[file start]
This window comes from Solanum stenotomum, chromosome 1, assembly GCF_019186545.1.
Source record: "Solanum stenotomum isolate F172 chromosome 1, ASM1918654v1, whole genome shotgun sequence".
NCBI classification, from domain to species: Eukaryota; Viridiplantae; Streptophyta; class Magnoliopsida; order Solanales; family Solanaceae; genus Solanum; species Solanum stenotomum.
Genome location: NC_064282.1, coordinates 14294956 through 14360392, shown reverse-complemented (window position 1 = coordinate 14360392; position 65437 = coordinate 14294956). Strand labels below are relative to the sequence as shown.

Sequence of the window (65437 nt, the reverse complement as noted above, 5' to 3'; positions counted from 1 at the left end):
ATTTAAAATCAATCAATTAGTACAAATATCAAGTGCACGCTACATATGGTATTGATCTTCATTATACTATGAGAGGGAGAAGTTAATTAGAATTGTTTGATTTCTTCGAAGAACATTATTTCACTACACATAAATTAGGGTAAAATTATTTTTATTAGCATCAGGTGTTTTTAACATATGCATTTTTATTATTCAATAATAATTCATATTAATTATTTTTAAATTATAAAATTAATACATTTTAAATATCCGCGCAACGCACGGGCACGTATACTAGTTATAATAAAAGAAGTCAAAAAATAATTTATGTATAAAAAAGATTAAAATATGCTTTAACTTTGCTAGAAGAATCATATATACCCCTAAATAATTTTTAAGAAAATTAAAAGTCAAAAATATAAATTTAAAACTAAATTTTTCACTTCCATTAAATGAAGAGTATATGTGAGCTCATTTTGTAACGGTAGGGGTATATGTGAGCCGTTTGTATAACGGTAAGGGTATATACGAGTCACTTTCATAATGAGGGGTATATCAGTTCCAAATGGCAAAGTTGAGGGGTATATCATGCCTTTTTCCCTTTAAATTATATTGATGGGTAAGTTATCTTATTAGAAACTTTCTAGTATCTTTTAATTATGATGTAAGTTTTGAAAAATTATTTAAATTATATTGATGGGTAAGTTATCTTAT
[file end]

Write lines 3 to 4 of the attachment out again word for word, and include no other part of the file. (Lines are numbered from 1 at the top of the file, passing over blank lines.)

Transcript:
NCBI classification, from domain to species: Eukaryota; Viridiplantae; Streptophyta; class Magnoliopsida; order Solanales; family Solanaceae; genus Solanum; species Solanum stenotomum.
Genome location: NC_064282.1, coordinates 14294956 through 14360392, shown reverse-complemented (window position 1 = coordinate 14360392; position 65437 = coordinate 14294956). Strand labels below are relative to the sequence as shown.